The Church and the media
'The Church needs the media more than the media need the Church. This is the hard lesson,' writes Kieran conry, who was for seven years Director of the Catholic Media Office before his recent appointment as Bishop of Arundel and Brighton. Here he explains why the Church has to learn this lesson.
When the pope came to Great Britain in 1982, I happened to be working with the then Apostolic Nuncio, Archbishop Bruno Heim, in the house on Wimbledon Common that the Pope was to make his residence for his first two nights in this country. As the papal entourage moved in, the Pope's private secretary, Mgr Stanislaus Dziwicz, came over to me and put an arm round my shoulder. After a brief preliminary exchange of courtesies, he asked me what I thought was a most odd question from a relative stranger, albeit a fellow-priest: 'What size shoes do you take?' I said that I took a size 42. The Monsignor's eyes lit up. He asked if he could borrow a pair. Still curious but happy, I gave him a choice of a couple of pairs of modest, black 42s. It turned out that on the way over to England, Mgr Dziwicz had noticed a hole in the sole of his own shoe, and became aware that some canny photographer might easily notice it as he knelt beside the Pope. It could easily then become a silly story and detract from the serious business of the papal visit.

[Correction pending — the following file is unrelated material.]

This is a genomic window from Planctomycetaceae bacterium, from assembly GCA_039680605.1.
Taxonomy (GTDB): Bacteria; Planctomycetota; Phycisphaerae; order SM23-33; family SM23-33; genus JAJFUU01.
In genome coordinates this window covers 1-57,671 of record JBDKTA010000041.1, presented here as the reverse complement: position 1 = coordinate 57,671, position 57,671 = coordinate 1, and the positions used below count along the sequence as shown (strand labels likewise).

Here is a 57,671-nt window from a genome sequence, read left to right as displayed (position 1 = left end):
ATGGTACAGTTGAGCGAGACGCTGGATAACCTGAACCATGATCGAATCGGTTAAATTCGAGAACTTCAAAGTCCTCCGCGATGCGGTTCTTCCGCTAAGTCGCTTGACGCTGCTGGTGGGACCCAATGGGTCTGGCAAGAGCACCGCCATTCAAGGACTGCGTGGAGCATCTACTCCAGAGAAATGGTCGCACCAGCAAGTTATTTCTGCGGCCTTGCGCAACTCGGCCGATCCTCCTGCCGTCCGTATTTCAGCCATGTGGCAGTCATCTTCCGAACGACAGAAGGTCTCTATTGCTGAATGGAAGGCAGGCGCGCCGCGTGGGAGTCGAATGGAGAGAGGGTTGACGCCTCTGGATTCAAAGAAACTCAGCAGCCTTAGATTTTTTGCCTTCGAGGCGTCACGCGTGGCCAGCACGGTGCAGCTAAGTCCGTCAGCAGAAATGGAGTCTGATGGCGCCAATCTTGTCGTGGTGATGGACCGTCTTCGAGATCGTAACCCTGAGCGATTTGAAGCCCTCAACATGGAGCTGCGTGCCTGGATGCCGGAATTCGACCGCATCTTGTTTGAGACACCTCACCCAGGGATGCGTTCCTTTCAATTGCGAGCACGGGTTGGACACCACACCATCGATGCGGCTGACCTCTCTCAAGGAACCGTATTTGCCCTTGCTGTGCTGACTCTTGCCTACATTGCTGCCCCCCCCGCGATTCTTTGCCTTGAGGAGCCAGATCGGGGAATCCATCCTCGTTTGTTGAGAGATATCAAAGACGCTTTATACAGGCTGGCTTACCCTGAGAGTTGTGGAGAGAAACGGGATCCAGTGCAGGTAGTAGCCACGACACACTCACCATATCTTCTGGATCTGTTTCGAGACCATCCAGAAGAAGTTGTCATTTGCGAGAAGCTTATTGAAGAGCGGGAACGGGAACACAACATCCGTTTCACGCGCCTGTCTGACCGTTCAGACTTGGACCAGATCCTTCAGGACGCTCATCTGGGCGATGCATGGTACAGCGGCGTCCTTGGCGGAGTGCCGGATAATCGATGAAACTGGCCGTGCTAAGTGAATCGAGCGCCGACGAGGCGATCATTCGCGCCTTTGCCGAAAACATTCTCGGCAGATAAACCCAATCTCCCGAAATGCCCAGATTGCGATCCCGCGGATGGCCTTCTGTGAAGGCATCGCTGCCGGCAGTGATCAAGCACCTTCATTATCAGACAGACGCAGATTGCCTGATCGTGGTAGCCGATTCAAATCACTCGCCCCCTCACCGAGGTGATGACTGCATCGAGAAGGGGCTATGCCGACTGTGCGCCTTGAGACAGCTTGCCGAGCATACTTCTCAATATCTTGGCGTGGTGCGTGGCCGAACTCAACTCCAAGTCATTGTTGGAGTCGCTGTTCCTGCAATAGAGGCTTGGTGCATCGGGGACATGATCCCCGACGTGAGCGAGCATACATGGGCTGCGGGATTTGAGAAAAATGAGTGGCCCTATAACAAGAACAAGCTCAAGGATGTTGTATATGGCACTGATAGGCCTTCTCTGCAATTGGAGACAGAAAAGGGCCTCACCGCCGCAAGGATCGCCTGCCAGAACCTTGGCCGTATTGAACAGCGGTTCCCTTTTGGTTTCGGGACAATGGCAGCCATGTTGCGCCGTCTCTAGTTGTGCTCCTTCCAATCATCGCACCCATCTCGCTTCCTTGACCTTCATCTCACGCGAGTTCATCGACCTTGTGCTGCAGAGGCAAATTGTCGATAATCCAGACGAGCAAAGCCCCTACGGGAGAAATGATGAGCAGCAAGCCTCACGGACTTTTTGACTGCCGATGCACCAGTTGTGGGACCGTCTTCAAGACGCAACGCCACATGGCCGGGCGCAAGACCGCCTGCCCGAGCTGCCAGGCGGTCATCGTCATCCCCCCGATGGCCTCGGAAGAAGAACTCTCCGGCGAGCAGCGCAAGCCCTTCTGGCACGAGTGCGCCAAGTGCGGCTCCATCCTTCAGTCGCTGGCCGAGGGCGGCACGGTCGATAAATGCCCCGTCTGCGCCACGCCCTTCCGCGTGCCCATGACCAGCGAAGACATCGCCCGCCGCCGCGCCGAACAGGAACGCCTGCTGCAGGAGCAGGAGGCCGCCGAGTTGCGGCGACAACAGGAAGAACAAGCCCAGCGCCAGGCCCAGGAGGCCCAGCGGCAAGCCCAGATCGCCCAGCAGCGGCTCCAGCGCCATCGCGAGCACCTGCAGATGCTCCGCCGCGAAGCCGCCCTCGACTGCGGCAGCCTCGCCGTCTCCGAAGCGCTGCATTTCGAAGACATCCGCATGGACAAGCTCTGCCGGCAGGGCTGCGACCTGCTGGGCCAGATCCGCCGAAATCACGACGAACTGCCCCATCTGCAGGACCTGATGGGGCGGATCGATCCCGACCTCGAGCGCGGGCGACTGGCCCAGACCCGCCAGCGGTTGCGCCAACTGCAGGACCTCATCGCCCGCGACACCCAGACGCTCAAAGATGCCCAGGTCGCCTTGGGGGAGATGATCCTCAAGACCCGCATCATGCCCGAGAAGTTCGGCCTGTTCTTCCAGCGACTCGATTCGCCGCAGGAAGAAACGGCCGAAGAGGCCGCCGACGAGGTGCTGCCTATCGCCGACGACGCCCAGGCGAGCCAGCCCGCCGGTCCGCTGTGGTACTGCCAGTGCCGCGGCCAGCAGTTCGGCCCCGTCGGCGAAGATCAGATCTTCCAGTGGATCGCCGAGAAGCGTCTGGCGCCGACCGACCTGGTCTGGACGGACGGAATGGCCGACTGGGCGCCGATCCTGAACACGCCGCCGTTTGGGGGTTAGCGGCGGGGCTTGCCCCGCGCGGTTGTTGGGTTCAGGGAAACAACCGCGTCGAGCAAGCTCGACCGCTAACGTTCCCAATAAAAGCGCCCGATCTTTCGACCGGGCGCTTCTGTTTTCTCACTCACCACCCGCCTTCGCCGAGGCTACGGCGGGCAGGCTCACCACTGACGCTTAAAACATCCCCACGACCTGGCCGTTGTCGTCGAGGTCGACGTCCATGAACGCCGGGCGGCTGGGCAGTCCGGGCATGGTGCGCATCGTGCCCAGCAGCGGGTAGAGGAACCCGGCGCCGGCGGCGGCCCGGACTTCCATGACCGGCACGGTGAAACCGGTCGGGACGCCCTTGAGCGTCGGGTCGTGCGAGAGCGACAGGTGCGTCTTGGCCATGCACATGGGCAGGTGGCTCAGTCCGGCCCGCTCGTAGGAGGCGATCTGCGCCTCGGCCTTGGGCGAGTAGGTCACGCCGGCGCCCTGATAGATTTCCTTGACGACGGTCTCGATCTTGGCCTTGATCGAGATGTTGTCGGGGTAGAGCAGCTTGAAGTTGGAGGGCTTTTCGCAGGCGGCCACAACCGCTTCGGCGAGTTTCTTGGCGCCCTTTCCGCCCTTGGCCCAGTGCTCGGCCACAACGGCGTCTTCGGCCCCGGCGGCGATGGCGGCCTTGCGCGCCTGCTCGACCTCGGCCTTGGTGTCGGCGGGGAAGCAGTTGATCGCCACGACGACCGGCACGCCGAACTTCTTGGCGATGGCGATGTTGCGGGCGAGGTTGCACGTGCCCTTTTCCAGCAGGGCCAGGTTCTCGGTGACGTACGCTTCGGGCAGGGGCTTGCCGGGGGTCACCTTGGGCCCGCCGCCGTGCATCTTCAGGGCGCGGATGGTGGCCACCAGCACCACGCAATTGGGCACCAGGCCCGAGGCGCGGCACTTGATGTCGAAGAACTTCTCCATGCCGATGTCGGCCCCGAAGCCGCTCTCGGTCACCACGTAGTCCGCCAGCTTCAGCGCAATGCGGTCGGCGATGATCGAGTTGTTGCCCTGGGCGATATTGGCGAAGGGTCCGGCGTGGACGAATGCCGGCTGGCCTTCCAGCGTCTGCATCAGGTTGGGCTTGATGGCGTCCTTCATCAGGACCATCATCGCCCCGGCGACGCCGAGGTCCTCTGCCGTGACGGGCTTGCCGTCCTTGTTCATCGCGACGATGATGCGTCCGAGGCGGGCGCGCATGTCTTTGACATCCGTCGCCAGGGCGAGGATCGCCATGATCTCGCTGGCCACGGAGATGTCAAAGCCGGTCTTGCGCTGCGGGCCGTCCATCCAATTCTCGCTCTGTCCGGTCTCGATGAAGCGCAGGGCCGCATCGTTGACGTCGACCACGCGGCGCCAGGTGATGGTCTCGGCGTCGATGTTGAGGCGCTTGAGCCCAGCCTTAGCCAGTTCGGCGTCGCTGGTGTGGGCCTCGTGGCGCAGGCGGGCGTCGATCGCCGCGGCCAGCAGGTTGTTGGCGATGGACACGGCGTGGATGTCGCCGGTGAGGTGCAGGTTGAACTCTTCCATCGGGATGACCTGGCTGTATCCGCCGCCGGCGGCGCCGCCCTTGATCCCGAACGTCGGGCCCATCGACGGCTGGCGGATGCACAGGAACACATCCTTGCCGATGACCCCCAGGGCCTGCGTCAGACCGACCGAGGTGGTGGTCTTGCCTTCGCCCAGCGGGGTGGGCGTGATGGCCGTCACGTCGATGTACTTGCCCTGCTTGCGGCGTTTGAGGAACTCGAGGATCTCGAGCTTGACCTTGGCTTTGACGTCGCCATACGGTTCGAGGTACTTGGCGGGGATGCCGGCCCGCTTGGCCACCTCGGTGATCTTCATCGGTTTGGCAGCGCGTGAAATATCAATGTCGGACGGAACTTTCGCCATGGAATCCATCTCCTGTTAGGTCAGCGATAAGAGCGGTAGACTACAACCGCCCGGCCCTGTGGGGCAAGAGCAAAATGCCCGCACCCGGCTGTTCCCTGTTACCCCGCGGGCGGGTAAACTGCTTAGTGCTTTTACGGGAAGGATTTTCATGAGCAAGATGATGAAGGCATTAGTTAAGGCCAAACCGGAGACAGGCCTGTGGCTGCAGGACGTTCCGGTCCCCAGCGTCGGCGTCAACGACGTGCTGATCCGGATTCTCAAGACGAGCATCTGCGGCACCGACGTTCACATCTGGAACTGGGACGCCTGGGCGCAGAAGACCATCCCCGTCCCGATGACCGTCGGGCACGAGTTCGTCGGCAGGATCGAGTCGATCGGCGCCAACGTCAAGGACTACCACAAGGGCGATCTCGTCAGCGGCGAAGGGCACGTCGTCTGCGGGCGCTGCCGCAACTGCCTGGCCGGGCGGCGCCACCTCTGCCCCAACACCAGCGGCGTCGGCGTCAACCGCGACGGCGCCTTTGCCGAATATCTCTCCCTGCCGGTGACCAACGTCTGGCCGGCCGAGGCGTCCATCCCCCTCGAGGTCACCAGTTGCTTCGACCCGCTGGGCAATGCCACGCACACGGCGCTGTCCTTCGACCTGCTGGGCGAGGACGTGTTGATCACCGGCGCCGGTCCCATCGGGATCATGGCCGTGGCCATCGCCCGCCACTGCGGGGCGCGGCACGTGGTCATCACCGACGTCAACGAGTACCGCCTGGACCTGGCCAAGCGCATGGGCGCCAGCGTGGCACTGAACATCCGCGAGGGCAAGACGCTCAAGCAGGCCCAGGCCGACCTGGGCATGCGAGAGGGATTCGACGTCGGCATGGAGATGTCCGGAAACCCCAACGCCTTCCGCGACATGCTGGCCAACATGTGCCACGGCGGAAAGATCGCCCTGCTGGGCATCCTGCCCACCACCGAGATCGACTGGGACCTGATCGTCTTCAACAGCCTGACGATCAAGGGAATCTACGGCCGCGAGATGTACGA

A few things about that episode surprised me. The first was that the papal secretary was travelling so light. He is one of the few people who seem to have taken seriously the bit in the Gospel about no haversack, no purse or spare shoes. The other was that he seemed acutely aware of the presence of the media. This should not have been so surprising, given his position, but it was clearly something that exercised him. When the Pope said Mass at Westminster Cathedral, the BBC had to remove a number of its sensitive directional microphones. There was to be no eavesdropping on whispered papal asides. That sensitivity to the media does not pervade the whole Church.